Patuxent River, Md. –
The U.S. Navy announced Jan. 25 that it awarded Textron Aviation a single, firm-fixed-price contract to develop the T-54A multi-engine training system (METS) aircraft. The T-54A will provide advanced instrument and asymmetric engine handling training to student naval aviators selected for multi-engine fleet communities.
“The new METS aircraft will give us the ability to train pilots across the services with an advanced platform that better represents fleet aircraft,” said Capt. Holly Shoger, Naval Undergraduate Flight Training Systems Program Office program manager. “The T-54A will include the latest avionics and navigational updates, such as virtual reality and augmented reality devices, to ensure pilots are ready to face any challenges that come their way in tomorrow’s battlespace.”
The base contract is for $113.1 million for 10 aircraft. The total contract value, including the base and contract options, is $677.2 million for the procurement of up to 64 aircraft. The contract also covers support equipment, spares and initial training. The aircraft deliveries are scheduled from calendar year 2024 to 2026.
The T-54A aircraft will replace the T-44 Pegasus aircraft and will feature a pressurized aircraft cockpit with side-by-side seating and a jump seat. The cockpit will be equipped with multifunction displays with a digital moving map, redundant ultra-high frequency and very high frequency radios, an integrated global positioning system/inertial navigation system, automatic dependent surveillance-broadcast, flight management system, weather radar, radar altimeter, and a cockpit data recorder. The METS aircraft will also have tricycle landing gear and a reconfigurable cargo bay in the cabin.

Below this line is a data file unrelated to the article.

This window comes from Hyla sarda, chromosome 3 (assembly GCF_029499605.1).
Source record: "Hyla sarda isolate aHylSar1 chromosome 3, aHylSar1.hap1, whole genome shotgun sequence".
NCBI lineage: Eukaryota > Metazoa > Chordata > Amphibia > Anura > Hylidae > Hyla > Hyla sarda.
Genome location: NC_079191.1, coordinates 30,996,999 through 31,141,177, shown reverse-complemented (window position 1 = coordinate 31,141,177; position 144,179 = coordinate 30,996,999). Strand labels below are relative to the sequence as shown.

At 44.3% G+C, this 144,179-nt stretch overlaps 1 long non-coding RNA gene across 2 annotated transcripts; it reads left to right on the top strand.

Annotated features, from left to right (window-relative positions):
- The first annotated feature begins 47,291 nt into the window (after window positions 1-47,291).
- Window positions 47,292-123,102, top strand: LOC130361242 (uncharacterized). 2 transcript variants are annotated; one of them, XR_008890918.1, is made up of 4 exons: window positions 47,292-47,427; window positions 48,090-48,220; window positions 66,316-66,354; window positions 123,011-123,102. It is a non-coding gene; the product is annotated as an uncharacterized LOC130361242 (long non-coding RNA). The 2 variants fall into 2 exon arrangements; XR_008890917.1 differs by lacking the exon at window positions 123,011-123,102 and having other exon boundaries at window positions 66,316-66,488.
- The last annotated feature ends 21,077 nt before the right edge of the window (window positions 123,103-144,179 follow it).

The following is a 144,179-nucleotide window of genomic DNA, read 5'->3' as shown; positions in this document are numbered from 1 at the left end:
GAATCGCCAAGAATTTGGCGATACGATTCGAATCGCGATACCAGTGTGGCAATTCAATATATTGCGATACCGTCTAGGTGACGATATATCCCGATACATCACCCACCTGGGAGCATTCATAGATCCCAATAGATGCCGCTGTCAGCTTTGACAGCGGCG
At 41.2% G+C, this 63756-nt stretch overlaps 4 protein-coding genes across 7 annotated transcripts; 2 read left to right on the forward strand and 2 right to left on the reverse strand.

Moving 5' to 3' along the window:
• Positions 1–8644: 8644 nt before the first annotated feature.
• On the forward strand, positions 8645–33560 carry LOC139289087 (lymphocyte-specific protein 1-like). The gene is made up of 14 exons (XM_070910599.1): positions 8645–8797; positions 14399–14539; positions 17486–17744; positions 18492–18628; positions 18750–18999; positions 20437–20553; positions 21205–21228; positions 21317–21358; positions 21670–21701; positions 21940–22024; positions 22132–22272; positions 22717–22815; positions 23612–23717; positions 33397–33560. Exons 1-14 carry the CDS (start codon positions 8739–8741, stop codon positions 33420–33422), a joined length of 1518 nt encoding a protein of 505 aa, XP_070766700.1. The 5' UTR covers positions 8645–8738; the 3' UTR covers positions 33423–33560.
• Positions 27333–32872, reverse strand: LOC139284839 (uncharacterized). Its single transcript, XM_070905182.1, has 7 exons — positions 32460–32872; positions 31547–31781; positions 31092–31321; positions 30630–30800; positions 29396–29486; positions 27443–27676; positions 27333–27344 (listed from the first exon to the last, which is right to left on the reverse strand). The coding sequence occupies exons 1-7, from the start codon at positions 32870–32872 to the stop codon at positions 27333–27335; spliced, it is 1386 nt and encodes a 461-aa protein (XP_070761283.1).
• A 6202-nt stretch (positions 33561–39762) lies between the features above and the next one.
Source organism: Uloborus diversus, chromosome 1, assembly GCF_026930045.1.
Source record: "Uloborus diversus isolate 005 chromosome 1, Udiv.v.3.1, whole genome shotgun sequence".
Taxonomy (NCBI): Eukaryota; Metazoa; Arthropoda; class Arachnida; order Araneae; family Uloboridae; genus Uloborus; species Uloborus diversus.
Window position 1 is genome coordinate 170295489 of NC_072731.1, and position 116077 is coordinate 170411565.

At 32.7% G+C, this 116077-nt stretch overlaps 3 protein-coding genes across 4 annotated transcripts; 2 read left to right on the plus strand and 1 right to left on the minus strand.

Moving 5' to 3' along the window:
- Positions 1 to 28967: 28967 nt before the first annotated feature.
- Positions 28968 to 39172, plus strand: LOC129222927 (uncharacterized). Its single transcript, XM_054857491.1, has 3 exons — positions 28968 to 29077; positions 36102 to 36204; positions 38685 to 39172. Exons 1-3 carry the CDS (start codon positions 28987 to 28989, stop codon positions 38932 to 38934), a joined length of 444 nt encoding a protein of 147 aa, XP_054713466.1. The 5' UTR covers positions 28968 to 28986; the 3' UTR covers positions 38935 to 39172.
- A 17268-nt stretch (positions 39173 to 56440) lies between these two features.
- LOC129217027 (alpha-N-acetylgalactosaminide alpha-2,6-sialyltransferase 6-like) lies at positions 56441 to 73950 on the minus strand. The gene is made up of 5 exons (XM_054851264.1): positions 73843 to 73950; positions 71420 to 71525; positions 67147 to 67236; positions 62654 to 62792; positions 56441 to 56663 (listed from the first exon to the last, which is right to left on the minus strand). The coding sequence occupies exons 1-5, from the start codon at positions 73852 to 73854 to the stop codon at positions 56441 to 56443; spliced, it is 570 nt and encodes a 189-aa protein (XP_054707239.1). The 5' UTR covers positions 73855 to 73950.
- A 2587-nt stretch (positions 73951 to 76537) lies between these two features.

Additionally, the aircraft’s technology will capture data that allows for Conditioned-Based Maintenance Plus, a capability that enables the Navy to trend aircraft health over time to facilitate improved maintenance planning and efficiency.
This contract award will provide new aircraft to train Navy, Marine Corps and Coast Guard pilots to fly non-centerline thrust aircraft such as the V-22 Osprey, E-2D Hawkeye, C-130 Hercules and P-8 Poseidon. The T-44C sundown will begin six months after METS’ first delivery.
From the Naval Undergraduate Flight Training Systems Program Office.